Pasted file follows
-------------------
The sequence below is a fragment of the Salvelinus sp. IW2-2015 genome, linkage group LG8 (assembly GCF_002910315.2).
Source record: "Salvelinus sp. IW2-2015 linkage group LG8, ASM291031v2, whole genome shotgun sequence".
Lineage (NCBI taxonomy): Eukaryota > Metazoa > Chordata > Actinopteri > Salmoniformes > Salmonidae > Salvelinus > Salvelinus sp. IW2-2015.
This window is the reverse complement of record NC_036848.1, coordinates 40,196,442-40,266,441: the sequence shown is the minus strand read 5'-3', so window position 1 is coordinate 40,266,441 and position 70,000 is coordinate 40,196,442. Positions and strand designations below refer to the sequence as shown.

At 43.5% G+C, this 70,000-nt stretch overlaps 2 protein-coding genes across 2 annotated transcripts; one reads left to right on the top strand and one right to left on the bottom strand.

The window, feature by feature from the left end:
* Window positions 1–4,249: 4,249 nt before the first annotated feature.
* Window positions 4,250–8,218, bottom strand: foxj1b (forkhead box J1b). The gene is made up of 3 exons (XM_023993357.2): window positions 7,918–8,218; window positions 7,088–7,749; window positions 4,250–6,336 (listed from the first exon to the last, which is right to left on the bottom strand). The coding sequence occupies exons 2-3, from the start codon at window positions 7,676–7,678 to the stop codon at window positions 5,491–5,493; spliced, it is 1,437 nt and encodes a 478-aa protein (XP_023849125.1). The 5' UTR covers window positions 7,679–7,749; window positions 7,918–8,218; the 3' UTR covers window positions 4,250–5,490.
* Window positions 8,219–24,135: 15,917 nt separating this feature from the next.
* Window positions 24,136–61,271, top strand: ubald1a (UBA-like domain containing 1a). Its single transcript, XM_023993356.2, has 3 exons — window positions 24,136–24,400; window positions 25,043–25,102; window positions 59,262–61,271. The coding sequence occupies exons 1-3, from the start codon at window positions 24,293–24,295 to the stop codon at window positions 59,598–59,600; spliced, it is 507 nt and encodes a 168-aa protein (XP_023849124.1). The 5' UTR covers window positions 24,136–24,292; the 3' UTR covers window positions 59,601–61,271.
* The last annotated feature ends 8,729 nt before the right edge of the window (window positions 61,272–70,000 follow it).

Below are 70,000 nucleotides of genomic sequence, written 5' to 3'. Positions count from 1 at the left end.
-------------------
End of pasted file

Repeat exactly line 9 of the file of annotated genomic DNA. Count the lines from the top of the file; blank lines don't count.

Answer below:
* Window positions 8,219–24,135: 15,917 nt separating this feature from the next.